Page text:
Humanity Hallows Issue 4 Out Now!
Pick up your copy on campus or read online
By Jamie Stewart
The final event in the Manchester Writing Series’ 2016 calendar saw Ray of Hope and The Silent Plague author Andrew Lees read from his memoir, Mentored by a Madman: The William Burroughs Experiment.
Lees is a Professor of Neurology at the National Hospital in London and has received numerous awards during his career, including the American Academy of Neurology Lifetime Achievement Award, the Association of British Neurologists Medal and the Dingbauer Prize.
Reading from his memoir, Lees presented an intensely private account of the role of William Burroughs’ writing in shaping his own career progression from student to Professor. Lees cites Burroughs, along with his own parents, as his major influences. He said, “I got into medicine with a little nudging from my parents. I really wanted to be a botanist, but Burroughs taught me about self-experimentation. I took every prescribed drug before I gave it to my patients. It was important to see the effects.”
Burroughs, however, had a deeper influence on Lees’ career than just a little nudging. The Beat legend’s journey to find the hallucinogenic drug ‘yagé’ in the rainforests of South America inspired Lees to take the same trip.
Lees explained how, at a time of scientific uncertainty, Burroughs’ famous letters to Alan Ginsberg, The Yagé Letters, inspired him to start his journey: “I had to find a way of galvanizing my own research.” Lees then experimented with yagé, gaining a clearer understanding of the drug and an insight that allowed him to follow other lines of research into Parkinson’s Disease, which led to significant developments.
Lees attributes these findings to his mentor, Burroughs: “You need a mentor outside of your own speciality, interests other than your own narrow speciality, because those interests can filter through into your work and lead to scientific development.”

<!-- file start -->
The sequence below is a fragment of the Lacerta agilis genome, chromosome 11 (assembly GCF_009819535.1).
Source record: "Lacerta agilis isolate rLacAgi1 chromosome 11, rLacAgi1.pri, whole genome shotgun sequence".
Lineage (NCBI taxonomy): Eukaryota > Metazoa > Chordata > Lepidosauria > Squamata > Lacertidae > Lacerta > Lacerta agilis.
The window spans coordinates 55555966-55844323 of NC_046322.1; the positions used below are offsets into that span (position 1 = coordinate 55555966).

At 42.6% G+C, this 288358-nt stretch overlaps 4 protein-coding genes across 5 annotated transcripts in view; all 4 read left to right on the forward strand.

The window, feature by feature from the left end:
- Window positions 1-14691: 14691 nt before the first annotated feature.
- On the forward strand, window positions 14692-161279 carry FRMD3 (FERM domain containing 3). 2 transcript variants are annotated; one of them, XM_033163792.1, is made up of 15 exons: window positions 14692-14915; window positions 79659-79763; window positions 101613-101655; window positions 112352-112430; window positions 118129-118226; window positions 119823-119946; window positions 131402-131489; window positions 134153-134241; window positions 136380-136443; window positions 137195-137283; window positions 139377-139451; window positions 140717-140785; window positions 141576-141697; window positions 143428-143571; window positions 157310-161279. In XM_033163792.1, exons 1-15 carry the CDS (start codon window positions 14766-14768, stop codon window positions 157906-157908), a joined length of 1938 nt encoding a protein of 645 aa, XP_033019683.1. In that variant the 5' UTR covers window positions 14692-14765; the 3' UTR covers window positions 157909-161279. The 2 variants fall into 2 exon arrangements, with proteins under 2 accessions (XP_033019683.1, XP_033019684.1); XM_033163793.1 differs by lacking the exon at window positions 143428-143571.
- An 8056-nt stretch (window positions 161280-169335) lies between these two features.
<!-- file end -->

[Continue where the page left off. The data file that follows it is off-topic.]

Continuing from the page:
He argued further that Burroughs’ contribution to the world should be acknowledged as well as his own: “He [Burroughs] was a junkie. No one paid him any attention, but he was on to something. He should be mentioned in the annals of ethno-botany.”
Reading from his memoir, Lees interwove the kingdoms of literature and medicine. More importantly, however, in a time where fears of privatisation are palpable, Lees offered a remedy to the cynicism that currently surrounds the NHS. He revealed how scientific breakthroughs are entangled with profit and bureaucracy but also the role of the compassionate practitioner in the development of ground-breaking treatments.
Postgraduates from Manchester Writing School’s MFA in Creative Writing also took to the stage to share their work. Olivia Graham shared her short story, ‘The Appointment’. She told the story of a woman, who, whilst being examined by a doctor, recounts her husband’s infidelity: “I tell him what it is. What I think it is. I’m embarrassed, of course. But it needs to be checked, and he’s the professional. He asks me a few questions about my sex life. Do I use protection? Do I have multiple partners? That sort of thing. My face gives its go-to reaction of outraged woman: how dare you I’m married!”
James Ellson read from his novel-in-progress, and, similarly to Graham, focused on a character who was unhappy with his current situation and wanted escape: “He watched the coffin’s controlled descent down into the hole. Four pallbearers slowly let out straps. Four large sombre men in black coats, black suits and black shoes, black vests and black y-fronts probably. Uniforms of death. He would have liked to have been one of them. He should have been one of them. But he was a serving prisoner at HMP Strangeways and he was wearing handcuffs.”
Natasha Leigh, an MA Creative Writing student said about the event, “Listening to Lees discuss his life and work was fascinating. The take-home message for me is to look for inspiration from a variety of sources in as many different places as possible.”
Mentored by a Madman: The William Burroughs Experiment is a blend of memoir and Beat history that breaks down the barriers between art and science, literature and medicine, and patient and practitioner. It exposes the heart of scientific research and champions interdisciplinary collaboration.
For more information about upcoming events from the Manchester Writing School, visit manchesterwritingschool.co.uk/events